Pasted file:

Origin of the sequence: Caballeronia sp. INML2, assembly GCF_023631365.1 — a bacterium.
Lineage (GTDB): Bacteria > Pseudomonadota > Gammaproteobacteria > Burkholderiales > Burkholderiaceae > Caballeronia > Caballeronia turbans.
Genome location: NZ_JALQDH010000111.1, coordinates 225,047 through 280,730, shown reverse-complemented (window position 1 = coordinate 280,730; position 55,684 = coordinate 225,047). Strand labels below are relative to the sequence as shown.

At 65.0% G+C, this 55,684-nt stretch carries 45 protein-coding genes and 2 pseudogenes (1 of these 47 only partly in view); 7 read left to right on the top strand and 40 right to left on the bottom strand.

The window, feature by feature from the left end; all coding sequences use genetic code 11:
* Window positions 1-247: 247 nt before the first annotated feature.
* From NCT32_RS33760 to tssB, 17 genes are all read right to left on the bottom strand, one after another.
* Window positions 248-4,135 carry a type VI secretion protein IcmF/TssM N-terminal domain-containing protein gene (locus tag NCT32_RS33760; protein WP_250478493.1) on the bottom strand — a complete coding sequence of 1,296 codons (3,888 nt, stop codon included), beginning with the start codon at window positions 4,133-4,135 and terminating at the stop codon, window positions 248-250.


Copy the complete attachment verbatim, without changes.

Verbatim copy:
Origin of the sequence: Caballeronia sp. INML2, assembly GCF_023631365.1 — a bacterium.
Lineage (GTDB): Bacteria > Pseudomonadota > Gammaproteobacteria > Burkholderiales > Burkholderiaceae > Caballeronia > Caballeronia turbans.
Genome location: NZ_JALQDH010000111.1, coordinates 225,047 through 280,730, shown reverse-complemented (window position 1 = coordinate 280,730; position 55,684 = coordinate 225,047). Strand labels below are relative to the sequence as shown.

At 65.0% G+C, this 55,684-nt stretch carries 45 protein-coding genes and 2 pseudogenes (1 of these 47 only partly in view); 7 read left to right on the top strand and 40 right to left on the bottom strand.

The window, feature by feature from the left end; all coding sequences use genetic code 11:
* Window positions 1-247: 247 nt before the first annotated feature.
* From NCT32_RS33760 to tssB, 17 genes are all read right to left on the bottom strand, one after another.
* Window positions 248-4,135 carry a type VI secretion protein IcmF/TssM N-terminal domain-containing protein gene (locus tag NCT32_RS33760; protein WP_250478493.1) on the bottom strand — a complete coding sequence of 1,296 codons (3,888 nt, stop codon included), beginning with the start codon at window positions 4,133-4,135 and terminating at the stop codon, window positions 248-250.